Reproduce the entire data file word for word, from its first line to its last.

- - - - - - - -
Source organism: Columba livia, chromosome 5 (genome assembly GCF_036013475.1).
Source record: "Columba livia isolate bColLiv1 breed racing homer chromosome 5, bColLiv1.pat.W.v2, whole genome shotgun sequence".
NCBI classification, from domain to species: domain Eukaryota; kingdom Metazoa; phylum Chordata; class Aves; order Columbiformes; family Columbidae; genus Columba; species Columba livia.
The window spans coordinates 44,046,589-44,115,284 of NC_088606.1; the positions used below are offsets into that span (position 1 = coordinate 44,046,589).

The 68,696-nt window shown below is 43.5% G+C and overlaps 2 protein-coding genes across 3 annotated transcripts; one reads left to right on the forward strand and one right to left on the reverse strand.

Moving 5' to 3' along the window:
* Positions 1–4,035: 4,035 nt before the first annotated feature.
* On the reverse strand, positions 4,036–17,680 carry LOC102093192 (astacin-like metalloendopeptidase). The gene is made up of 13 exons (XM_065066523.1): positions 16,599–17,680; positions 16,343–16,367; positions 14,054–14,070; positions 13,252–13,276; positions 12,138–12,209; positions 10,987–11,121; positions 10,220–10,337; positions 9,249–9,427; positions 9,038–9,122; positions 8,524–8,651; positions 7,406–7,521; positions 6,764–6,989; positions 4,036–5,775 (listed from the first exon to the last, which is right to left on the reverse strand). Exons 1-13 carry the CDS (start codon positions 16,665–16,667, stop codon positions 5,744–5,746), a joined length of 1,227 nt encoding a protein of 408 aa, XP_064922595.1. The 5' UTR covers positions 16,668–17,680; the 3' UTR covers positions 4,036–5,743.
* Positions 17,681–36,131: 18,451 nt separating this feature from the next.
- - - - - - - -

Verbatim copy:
Source organism: Columba livia, chromosome 5 (genome assembly GCF_036013475.1).
Source record: "Columba livia isolate bColLiv1 breed racing homer chromosome 5, bColLiv1.pat.W.v2, whole genome shotgun sequence".
NCBI classification, from domain to species: domain Eukaryota; kingdom Metazoa; phylum Chordata; class Aves; order Columbiformes; family Columbidae; genus Columba; species Columba livia.
The window spans coordinates 44,046,589-44,115,284 of NC_088606.1; the positions used below are offsets into that span (position 1 = coordinate 44,046,589).

The 68,696-nt window shown below is 43.5% G+C and overlaps 2 protein-coding genes across 3 annotated transcripts; one reads left to right on the forward strand and one right to left on the reverse strand.

Moving 5' to 3' along the window:
* Positions 1–4,035: 4,035 nt before the first annotated feature.
* On the reverse strand, positions 4,036–17,680 carry LOC102093192 (astacin-like metalloendopeptidase). The gene is made up of 13 exons (XM_065066523.1): positions 16,599–17,680; positions 16,343–16,367; positions 14,054–14,070; positions 13,252–13,276; positions 12,138–12,209; positions 10,987–11,121; positions 10,220–10,337; positions 9,249–9,427; positions 9,038–9,122; positions 8,524–8,651; positions 7,406–7,521; positions 6,764–6,989; positions 4,036–5,775 (listed from the first exon to the last, which is right to left on the reverse strand). Exons 1-13 carry the CDS (start codon positions 16,665–16,667, stop codon positions 5,744–5,746), a joined length of 1,227 nt encoding a protein of 408 aa, XP_064922595.1. The 5' UTR covers positions 16,668–17,680; the 3' UTR covers positions 4,036–5,743.
* Positions 17,681–36,131: 18,451 nt separating this feature from the next.